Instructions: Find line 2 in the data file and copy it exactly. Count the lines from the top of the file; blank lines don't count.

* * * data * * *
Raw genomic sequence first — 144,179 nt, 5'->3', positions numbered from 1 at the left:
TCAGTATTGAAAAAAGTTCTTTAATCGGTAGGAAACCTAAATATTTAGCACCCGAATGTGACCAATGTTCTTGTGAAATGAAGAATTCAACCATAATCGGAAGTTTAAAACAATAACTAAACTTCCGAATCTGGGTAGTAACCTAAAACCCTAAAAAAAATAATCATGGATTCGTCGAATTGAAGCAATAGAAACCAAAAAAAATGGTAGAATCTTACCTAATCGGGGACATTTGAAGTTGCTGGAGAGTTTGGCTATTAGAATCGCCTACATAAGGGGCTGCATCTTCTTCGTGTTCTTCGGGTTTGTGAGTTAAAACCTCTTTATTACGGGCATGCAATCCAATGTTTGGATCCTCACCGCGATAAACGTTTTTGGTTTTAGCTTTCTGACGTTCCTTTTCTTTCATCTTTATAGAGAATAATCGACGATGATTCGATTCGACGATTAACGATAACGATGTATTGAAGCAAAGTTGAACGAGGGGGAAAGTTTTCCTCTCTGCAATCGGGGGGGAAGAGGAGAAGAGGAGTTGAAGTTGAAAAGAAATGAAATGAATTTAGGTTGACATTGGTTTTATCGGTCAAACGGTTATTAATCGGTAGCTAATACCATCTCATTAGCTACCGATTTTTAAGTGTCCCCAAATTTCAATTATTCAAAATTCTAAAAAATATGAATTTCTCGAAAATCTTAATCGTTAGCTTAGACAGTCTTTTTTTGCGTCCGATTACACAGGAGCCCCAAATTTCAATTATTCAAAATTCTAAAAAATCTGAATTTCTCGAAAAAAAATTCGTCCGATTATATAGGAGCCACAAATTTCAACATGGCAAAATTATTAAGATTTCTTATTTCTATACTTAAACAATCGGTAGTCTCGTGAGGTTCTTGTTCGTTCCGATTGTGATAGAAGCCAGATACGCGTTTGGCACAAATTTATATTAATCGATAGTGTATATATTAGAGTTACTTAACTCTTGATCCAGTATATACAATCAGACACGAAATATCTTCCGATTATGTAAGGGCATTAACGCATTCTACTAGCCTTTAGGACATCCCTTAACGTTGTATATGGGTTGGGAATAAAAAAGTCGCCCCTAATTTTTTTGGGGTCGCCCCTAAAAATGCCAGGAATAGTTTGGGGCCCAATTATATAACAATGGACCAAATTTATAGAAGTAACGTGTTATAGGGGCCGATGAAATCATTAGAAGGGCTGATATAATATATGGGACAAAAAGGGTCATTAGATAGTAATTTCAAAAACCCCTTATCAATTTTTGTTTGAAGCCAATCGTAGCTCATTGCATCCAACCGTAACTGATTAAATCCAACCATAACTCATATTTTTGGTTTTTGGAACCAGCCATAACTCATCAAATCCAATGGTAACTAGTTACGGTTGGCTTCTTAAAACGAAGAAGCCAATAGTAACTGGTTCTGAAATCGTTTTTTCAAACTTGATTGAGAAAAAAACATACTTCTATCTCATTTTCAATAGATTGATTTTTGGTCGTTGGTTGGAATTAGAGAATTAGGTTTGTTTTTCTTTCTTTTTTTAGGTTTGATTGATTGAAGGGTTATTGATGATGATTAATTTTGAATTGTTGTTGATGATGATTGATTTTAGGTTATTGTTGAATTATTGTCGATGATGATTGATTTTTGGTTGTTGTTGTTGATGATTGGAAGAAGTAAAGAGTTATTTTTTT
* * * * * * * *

TCAGTATTGAAAAAAGTTCTTTAATCGGTAGGAAACCTAAATATTTAGCACCCGAATGTGACCAATGTTCTTGTGAAATGAAGAATTCAACCATAATCGGAAGTTTAAAACAATAACTAAACTTCCGAATCTGGGTAGTAACCTAAAACCCTAAAAAAAATAATCATGGATTCGTCGAATTGAAGCAATAGAAACCAAAAAAAATGGTAGAATCTTACCTAATCGGGGACATTTGAAGTTGCTGGAGAGTTTGGCTATTAGAATCGCCTACATAAGGGGCTGCATCTTCTTCGTGTTCTTCGGGTTTGTGAGTTAAAACCTCTTTATTACGGGCATGCAATCCAATGTTTGGATCCTCACCGCGATAAACGTTTTTGGTTTTAGCTTTCTGACGTTCCTTTTCTTTCATCTTTATAGAGAATAATCGACGATGATTCGATTCGACGATTAACGATAACGATGTATTGAAGCAAAGTTGAACGAGGGGGAAAGTTTTCCTCTCTGCAATCGGGGGGGAAGAGGAGAAGAGGAGTTGAAGTTGAAAAGAAATGAAATGAATTTAGGTTGACATTGGTTTTATCGGTCAAACGGTTATTAATCGGTAGCTAATACCATCTCATTAGCTACCGATTTTTAAGTGTCCCCAAATTTCAATTATTCAAAATTCTAAAAAATATGAATTTCTCGAAAATCTTAATCGTTAGCTTAGACAGTCTTTTTTTGCGTCCGATTACACAGGAGCCCCAAATTTCAATTATTCAAAATTCTAAAAAATCTGAATTTCTCGAAAAAAAATTCGTCCGATTATATAGGAGCCACAAATTTCAACATGGCAAAATTATTAAGATTTCTTATTTCTATACTTAAACAATCGGTAGTCTCGTGAGGTTCTTGTTCGTTCCGATTGTGATAGAAGCCAGATACGCGTTTGGCACAAATTTATATTAATCGATAGTGTATATATTAGAGTTACTTAACTCTTGATCCAGTATATACAATCAGACACGAAATATCTTCCGATTATGTAAGGGCATTAACGCATTCTACTAGCCTTTAGGACATCCCTTAACGTTGTATATGGGTTGGGAATAAAAAAGTCGCCCCTAATTTTTTTGGGGTCGCCCCTAAAAATGCCAGGAATAGTTTGGGGCCCAATTATATAACAATGGACCAAATTTATAGAAGTAACGTGTTATAGGGGCCGATGAAATCATTAGAAGGGCTGATATAATATATGGGACAAAAAGGGTCATTAGATAGTAATTTCAAAAACCCCTTATCAATTTTTGTTTGAAGCCAATCGTAGCTCATTGCATCCAACCGTAACTGATTAAATCCAACCATAACTCATATTTTTGGTTTTTGGAACCAGCCATAACTCATCAAATCCAATGGTAACTAGTTACGGTTGGCTTCTTAAAACGAAGAAGCCAATAGTAACTGGTTCTGAAATCGTTTTTTCAAACTTGATTGAGAAAAAAACATACTTCTATCTCATTTTCAATAGATTGATTTTTGGTCGTTGGTTGGAATTAGAGAATTAGGTTTGTTTTTCTTTCTTTTTTTAGGTTTGATTGATTGAAGGGTTATTGATGATGATTAATTTTGAATTGTTGTTGATGATGATTGATTTTAGGTTATTGTTGAATTATTGTCGATGATGATTGATTTTTGGTTGTTGTTGTTGATGATTGGAAGAAGTAAAGAGTTATTTTTTT